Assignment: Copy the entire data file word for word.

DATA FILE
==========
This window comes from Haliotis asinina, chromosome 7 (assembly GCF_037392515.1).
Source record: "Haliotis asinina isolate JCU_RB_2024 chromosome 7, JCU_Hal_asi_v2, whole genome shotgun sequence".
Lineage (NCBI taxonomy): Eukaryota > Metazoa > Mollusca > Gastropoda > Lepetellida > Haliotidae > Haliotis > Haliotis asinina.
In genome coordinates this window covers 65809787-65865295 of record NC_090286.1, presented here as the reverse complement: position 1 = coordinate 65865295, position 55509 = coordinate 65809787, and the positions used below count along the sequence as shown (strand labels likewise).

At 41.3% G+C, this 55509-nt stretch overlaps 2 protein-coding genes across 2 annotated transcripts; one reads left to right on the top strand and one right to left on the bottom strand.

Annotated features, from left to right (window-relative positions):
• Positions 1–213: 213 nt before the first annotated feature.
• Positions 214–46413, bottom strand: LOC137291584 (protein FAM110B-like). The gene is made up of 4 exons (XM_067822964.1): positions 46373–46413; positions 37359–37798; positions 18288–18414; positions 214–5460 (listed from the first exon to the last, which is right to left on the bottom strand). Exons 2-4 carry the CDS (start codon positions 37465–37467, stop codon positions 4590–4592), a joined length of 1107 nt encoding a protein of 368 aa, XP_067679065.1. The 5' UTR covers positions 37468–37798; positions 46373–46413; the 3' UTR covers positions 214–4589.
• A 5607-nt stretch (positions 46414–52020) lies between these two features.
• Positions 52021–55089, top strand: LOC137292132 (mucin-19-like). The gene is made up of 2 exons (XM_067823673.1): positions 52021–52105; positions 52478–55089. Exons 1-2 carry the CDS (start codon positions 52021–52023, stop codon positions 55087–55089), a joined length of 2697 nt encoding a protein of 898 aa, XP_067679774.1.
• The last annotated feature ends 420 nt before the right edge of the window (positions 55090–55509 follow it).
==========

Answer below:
This window comes from Haliotis asinina, chromosome 7 (assembly GCF_037392515.1).
Source record: "Haliotis asinina isolate JCU_RB_2024 chromosome 7, JCU_Hal_asi_v2, whole genome shotgun sequence".
Lineage (NCBI taxonomy): Eukaryota > Metazoa > Mollusca > Gastropoda > Lepetellida > Haliotidae > Haliotis > Haliotis asinina.
In genome coordinates this window covers 65809787-65865295 of record NC_090286.1, presented here as the reverse complement: position 1 = coordinate 65865295, position 55509 = coordinate 65809787, and the positions used below count along the sequence as shown (strand labels likewise).

At 41.3% G+C, this 55509-nt stretch overlaps 2 protein-coding genes across 2 annotated transcripts; one reads left to right on the top strand and one right to left on the bottom strand.

Annotated features, from left to right (window-relative positions):
• Positions 1–213: 213 nt before the first annotated feature.
• Positions 214–46413, bottom strand: LOC137291584 (protein FAM110B-like). The gene is made up of 4 exons (XM_067822964.1): positions 46373–46413; positions 37359–37798; positions 18288–18414; positions 214–5460 (listed from the first exon to the last, which is right to left on the bottom strand). Exons 2-4 carry the CDS (start codon positions 37465–37467, stop codon positions 4590–4592), a joined length of 1107 nt encoding a protein of 368 aa, XP_067679065.1. The 5' UTR covers positions 37468–37798; positions 46373–46413; the 3' UTR covers positions 214–4589.
• A 5607-nt stretch (positions 46414–52020) lies between these two features.
• Positions 52021–55089, top strand: LOC137292132 (mucin-19-like). The gene is made up of 2 exons (XM_067823673.1): positions 52021–52105; positions 52478–55089. Exons 1-2 carry the CDS (start codon positions 52021–52023, stop codon positions 55087–55089), a joined length of 2697 nt encoding a protein of 898 aa, XP_067679774.1.
• The last annotated feature ends 420 nt before the right edge of the window (positions 55090–55509 follow it).